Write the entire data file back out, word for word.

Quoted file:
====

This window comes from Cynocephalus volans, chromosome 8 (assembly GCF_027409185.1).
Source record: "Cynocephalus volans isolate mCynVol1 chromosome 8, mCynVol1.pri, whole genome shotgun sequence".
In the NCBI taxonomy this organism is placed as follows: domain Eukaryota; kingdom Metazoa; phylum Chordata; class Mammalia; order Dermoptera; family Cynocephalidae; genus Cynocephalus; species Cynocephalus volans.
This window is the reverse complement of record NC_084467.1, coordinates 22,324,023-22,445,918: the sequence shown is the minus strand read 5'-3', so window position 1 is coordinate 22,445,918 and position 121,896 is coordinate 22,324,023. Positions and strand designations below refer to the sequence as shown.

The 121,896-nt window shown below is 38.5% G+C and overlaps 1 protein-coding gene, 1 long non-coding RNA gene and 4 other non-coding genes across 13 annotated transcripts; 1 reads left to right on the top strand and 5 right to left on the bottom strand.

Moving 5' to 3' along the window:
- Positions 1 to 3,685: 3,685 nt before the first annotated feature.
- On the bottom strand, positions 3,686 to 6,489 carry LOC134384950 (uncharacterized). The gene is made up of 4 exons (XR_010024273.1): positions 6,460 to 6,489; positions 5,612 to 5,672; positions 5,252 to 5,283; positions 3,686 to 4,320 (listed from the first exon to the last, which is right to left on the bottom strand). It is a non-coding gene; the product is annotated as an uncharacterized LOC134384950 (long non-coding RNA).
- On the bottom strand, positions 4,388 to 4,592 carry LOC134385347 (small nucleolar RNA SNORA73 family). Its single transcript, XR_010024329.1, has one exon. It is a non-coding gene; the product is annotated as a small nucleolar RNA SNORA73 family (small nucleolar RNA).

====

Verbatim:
This window comes from Cynocephalus volans, chromosome 8 (assembly GCF_027409185.1).
Source record: "Cynocephalus volans isolate mCynVol1 chromosome 8, mCynVol1.pri, whole genome shotgun sequence".
In the NCBI taxonomy this organism is placed as follows: domain Eukaryota; kingdom Metazoa; phylum Chordata; class Mammalia; order Dermoptera; family Cynocephalidae; genus Cynocephalus; species Cynocephalus volans.
This window is the reverse complement of record NC_084467.1, coordinates 22,324,023-22,445,918: the sequence shown is the minus strand read 5'-3', so window position 1 is coordinate 22,445,918 and position 121,896 is coordinate 22,324,023. Positions and strand designations below refer to the sequence as shown.

The 121,896-nt window shown below is 38.5% G+C and overlaps 1 protein-coding gene, 1 long non-coding RNA gene and 4 other non-coding genes across 13 annotated transcripts; 1 reads left to right on the top strand and 5 right to left on the bottom strand.

Moving 5' to 3' along the window:
- Positions 1 to 3,685: 3,685 nt before the first annotated feature.
- On the bottom strand, positions 3,686 to 6,489 carry LOC134384950 (uncharacterized). The gene is made up of 4 exons (XR_010024273.1): positions 6,460 to 6,489; positions 5,612 to 5,672; positions 5,252 to 5,283; positions 3,686 to 4,320 (listed from the first exon to the last, which is right to left on the bottom strand). It is a non-coding gene; the product is annotated as an uncharacterized LOC134384950 (long non-coding RNA).
- On the bottom strand, positions 4,388 to 4,592 carry LOC134385347 (small nucleolar RNA SNORA73 family). Its single transcript, XR_010024329.1, has one exon. It is a non-coding gene; the product is annotated as a small nucleolar RNA SNORA73 family (small nucleolar RNA).